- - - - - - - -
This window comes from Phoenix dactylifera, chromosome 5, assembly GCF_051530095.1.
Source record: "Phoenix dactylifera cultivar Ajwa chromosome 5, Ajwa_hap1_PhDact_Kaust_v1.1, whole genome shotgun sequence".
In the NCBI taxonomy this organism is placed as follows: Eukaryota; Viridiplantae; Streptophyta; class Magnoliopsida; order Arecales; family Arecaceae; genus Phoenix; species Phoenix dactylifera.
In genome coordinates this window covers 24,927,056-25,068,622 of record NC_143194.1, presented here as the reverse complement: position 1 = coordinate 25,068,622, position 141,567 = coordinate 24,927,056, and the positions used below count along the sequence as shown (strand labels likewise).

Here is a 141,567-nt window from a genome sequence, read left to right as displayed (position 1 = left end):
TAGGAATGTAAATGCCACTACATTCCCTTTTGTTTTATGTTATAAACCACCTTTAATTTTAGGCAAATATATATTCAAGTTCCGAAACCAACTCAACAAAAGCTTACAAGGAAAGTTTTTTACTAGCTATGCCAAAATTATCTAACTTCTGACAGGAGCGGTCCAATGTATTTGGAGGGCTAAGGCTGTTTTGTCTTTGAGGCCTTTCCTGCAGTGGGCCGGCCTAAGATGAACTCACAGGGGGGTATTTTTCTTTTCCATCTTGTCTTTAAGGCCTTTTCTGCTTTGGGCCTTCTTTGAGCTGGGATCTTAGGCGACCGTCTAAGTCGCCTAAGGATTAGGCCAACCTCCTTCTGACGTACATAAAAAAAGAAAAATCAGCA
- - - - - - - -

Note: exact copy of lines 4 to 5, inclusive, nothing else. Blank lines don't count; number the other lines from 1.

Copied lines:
In genome coordinates this window covers 24,927,056-25,068,622 of record NC_143194.1, presented here as the reverse complement: position 1 = coordinate 25,068,622, position 141,567 = coordinate 24,927,056, and the positions used below count along the sequence as shown (strand labels likewise).

Here is a 141,567-nt window from a genome sequence, read left to right as displayed (position 1 = left end):